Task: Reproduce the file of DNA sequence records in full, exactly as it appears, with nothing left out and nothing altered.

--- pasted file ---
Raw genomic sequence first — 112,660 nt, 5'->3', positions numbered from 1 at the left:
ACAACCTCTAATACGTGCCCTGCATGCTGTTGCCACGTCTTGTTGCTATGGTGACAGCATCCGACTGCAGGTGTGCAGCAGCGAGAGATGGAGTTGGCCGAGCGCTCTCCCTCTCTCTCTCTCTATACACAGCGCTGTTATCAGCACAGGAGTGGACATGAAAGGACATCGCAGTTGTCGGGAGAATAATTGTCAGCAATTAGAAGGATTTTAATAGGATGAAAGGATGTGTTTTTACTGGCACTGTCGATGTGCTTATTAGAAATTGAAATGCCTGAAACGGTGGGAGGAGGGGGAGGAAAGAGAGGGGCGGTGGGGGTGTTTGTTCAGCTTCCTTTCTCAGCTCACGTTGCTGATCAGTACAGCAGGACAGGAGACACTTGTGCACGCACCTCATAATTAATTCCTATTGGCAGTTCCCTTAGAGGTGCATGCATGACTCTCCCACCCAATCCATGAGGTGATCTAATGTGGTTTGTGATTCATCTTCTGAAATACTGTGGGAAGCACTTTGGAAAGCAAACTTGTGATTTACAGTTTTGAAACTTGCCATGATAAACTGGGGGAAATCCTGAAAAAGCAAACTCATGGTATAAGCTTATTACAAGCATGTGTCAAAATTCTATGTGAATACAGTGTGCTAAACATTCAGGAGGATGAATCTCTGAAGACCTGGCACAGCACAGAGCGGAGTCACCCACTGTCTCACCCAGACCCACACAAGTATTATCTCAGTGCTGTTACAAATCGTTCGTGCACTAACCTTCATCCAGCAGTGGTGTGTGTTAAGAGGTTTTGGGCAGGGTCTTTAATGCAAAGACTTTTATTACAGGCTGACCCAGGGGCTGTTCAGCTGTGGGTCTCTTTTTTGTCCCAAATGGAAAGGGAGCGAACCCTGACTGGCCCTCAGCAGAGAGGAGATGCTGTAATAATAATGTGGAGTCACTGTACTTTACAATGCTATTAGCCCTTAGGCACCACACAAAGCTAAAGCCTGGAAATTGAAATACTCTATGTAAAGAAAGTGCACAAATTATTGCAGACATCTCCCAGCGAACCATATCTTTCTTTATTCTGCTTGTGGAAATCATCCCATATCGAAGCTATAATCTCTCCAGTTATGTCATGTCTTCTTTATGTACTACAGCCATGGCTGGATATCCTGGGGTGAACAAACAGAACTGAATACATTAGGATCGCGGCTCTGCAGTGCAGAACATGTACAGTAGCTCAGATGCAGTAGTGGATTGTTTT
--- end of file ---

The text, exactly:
Raw genomic sequence first — 112,660 nt, 5'->3', positions numbered from 1 at the left:
ACAACCTCTAATACGTGCCCTGCATGCTGTTGCCACGTCTTGTTGCTATGGTGACAGCATCCGACTGCAGGTGTGCAGCAGCGAGAGATGGAGTTGGCCGAGCGCTCTCCCTCTCTCTCTCTCTATACACAGCGCTGTTATCAGCACAGGAGTGGACATGAAAGGACATCGCAGTTGTCGGGAGAATAATTGTCAGCAATTAGAAGGATTTTAATAGGATGAAAGGATGTGTTTTTACTGGCACTGTCGATGTGCTTATTAGAAATTGAAATGCCTGAAACGGTGGGAGGAGGGGGAGGAAAGAGAGGGGCGGTGGGGGTGTTTGTTCAGCTTCCTTTCTCAGCTCACGTTGCTGATCAGTACAGCAGGACAGGAGACACTTGTGCACGCACCTCATAATTAATTCCTATTGGCAGTTCCCTTAGAGGTGCATGCATGACTCTCCCACCCAATCCATGAGGTGATCTAATGTGGTTTGTGATTCATCTTCTGAAATACTGTGGGAAGCACTTTGGAAAGCAAACTTGTGATTTACAGTTTTGAAACTTGCCATGATAAACTGGGGGAAATCCTGAAAAAGCAAACTCATGGTATAAGCTTATTACAAGCATGTGTCAAAATTCTATGTGAATACAGTGTGCTAAACATTCAGGAGGATGAATCTCTGAAGACCTGGCACAGCACAGAGCGGAGTCACCCACTGTCTCACCCAGACCCACACAAGTATTATCTCAGTGCTGTTACAAATCGTTCGTGCACTAACCTTCATCCAGCAGTGGTGTGTGTTAAGAGGTTTTGGGCAGGGTCTTTAATGCAAAGACTTTTATTACAGGCTGACCCAGGGGCTGTTCAGCTGTGGGTCTCTTTTTTGTCCCAAATGGAAAGGGAGCGAACCCTGACTGGCCCTCAGCAGAGAGGAGATGCTGTAATAATAATGTGGAGTCACTGTACTTTACAATGCTATTAGCCCTTAGGCACCACACAAAGCTAAAGCCTGGAAATTGAAATACTCTATGTAAAGAAAGTGCACAAATTATTGCAGACATCTCCCAGCGAACCATATCTTTCTTTATTCTGCTTGTGGAAATCATCCCATATCGAAGCTATAATCTCTCCAGTTATGTCATGTCTTCTTTATGTACTACAGCCATGGCTGGATATCCTGGGGTGAACAAACAGAACTGAATACATTAGGATCGCGGCTCTGCAGTGCAGAACATGTACAGTAGCTCAGATGCAGTAGTGGATTGTTTT